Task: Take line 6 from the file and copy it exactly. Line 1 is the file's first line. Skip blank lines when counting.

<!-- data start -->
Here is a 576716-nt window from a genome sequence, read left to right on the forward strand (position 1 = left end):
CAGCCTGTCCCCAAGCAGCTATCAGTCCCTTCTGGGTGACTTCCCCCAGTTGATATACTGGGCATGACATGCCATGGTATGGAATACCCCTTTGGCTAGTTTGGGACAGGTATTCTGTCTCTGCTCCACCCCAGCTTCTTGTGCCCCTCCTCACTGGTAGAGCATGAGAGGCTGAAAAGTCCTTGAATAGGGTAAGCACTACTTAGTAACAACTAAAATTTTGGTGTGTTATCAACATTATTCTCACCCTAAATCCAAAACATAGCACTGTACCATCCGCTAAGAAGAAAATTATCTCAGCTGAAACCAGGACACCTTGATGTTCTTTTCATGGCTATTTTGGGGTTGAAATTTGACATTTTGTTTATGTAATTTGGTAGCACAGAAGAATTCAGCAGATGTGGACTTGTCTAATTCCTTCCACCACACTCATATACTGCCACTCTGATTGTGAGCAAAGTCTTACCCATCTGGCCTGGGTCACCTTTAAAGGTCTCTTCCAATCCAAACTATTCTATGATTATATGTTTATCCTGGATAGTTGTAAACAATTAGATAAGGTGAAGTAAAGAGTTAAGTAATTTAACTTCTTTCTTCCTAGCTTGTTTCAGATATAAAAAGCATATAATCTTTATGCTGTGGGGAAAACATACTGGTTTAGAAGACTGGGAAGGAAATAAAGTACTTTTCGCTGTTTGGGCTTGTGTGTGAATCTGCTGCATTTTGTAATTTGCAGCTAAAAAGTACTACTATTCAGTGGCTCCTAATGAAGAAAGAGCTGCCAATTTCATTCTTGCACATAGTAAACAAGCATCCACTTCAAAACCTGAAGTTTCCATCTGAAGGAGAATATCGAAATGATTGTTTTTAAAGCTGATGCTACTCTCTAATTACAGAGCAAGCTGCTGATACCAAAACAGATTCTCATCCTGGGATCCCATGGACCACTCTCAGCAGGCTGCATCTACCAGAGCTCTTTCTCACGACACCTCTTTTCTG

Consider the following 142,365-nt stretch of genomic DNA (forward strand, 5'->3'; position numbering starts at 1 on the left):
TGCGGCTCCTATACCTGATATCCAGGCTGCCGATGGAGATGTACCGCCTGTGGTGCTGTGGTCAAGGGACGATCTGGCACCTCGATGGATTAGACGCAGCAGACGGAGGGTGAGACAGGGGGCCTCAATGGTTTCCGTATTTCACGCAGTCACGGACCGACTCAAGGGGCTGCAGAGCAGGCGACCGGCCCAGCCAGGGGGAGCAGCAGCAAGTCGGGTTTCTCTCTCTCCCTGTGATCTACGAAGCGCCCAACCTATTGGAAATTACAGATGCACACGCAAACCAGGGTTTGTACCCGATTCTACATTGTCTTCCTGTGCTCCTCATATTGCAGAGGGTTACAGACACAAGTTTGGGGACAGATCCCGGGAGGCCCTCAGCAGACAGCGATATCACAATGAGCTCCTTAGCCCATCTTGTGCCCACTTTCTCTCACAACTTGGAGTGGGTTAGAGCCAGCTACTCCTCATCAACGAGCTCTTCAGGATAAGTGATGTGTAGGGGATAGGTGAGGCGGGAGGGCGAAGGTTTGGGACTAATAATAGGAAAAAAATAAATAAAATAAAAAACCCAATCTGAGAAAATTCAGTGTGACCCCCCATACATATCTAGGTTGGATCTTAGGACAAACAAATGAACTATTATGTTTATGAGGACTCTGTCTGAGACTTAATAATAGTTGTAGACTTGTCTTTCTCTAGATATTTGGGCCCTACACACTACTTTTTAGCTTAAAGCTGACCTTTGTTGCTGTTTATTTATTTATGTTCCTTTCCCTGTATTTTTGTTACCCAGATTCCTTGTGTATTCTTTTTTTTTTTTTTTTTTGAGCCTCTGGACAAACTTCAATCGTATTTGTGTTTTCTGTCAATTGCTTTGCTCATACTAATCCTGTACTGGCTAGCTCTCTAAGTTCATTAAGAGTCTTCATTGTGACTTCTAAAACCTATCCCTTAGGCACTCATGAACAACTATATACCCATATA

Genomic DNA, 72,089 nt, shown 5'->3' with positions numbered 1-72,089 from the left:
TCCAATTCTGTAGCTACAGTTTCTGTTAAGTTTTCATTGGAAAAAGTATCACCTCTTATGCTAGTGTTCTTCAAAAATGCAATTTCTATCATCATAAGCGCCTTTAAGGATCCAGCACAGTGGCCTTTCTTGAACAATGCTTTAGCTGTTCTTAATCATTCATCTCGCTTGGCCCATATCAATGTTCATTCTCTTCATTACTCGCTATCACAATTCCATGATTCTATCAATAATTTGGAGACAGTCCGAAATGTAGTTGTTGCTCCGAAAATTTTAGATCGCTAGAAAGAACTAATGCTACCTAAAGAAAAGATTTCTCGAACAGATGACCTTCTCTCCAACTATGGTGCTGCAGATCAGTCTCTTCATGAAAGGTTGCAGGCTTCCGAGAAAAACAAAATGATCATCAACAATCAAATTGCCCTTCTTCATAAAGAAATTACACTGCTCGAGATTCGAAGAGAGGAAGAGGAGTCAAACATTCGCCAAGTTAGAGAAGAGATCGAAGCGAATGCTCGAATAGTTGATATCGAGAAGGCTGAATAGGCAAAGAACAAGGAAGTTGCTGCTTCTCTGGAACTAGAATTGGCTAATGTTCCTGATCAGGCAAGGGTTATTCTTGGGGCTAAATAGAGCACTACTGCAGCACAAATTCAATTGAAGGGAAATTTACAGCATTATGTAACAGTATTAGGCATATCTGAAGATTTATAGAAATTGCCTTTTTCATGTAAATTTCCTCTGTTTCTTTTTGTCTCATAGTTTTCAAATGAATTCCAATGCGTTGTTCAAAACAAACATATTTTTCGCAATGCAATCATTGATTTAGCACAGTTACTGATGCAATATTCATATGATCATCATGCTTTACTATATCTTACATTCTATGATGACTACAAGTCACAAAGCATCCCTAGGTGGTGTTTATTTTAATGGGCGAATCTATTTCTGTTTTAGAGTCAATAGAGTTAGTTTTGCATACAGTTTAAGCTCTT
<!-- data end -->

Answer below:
TCCAATTCTGTAGCTACAGTTTCTGTTAAGTTTTCATTGGAAAAAGTATCACCTCTTATGCTAGTGTTCTTCAAAAATGCAATTTCTATCATCATAAGCGCCTTTAAGGATCCAGCACAGTGGCCTTTCTTGAACAATGCTTTAGCTGTTCTTAATCATTCATCTCGCTTGGCCCATATCAATGTTCATTCTCTTCATTACTCGCTATCACAATTCCATGATTCTATCAATAATTTGGAGACAGTCCGAAATGTAGTTGTTGCTCCGAAAATTTTAGATCGCTAGAAAGAACTAATGCTACCTAAAGAAAAGATTTCTCGAACAGATGACCTTCTCTCCAACTATGGTGCTGCAGATCAGTCTCTTCATGAAAGGTTGCAGGCTTCCGAGAAAAACAAAATGATCATCAACAATCAAATTGCCCTTCTTCATAAAGAAATTACACTGCTCGAGATTCGAAGAGAGGAAGAGGAGTCAAACATTCGCCAAGTTAGAGAAGAGATCGAAGCGAATGCTCGAATAGTTGATATCGAGAAGGCTGAATAGGCAAAGAACAAGGAAGTTGCTGCTTCTCTGGAACTAGAATTGGCTAATGTTCCTGATCAGGCAAGGGTTATTCTTGGGGCTAAATAGAGCACTACTGCAGCACAAATTCAATTGAAGGGAAATTTACAGCATTATGTAACAGTATTAGGCATATCTGAAGATTTATAGAAATTGCCTTTTTCATGTAAATTTCCTCTGTTTCTTTTTGTCTCATAGTTTTCAAATGAATTCCAATGCGTTGTTCAAAACAAACATATTTTTCGCAATGCAATCATTGATTTAGCACAGTTACTGATGCAATATTCATATGATCATCATGCTTTACTATATCTTACATTCTATGATGACTACAAGTCACAAAGCATCCCTAGGTGGTGTTTATTTTAATGGGCGAATCTATTTCTGTTTTAGAGTCAATAGAGTTAGTTTTGCATACAGTTTAAGCTCTT